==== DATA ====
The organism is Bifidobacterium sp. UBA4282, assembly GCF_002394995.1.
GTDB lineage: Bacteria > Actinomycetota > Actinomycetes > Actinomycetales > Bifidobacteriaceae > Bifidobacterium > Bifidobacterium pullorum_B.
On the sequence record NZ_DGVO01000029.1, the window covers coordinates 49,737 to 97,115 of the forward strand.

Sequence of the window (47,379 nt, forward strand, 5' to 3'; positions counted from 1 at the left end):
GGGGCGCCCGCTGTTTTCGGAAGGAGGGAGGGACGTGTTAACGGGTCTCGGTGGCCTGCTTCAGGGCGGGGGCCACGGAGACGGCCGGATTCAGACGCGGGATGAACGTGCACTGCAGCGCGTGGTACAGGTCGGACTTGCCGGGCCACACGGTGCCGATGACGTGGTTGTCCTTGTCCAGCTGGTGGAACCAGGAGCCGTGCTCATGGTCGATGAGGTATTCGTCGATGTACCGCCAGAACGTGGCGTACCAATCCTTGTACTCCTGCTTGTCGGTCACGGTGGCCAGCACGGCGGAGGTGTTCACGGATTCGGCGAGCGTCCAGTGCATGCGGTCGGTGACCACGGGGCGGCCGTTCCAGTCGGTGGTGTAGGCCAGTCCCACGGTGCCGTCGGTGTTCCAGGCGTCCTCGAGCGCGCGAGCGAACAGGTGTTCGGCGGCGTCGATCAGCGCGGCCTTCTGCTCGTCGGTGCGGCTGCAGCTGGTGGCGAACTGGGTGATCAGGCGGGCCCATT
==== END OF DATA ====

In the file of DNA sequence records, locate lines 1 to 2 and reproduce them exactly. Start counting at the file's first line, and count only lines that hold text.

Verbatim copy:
The organism is Bifidobacterium sp. UBA4282, assembly GCF_002394995.1.
GTDB lineage: Bacteria > Actinomycetota > Actinomycetes > Actinomycetales > Bifidobacteriaceae > Bifidobacterium > Bifidobacterium pullorum_B.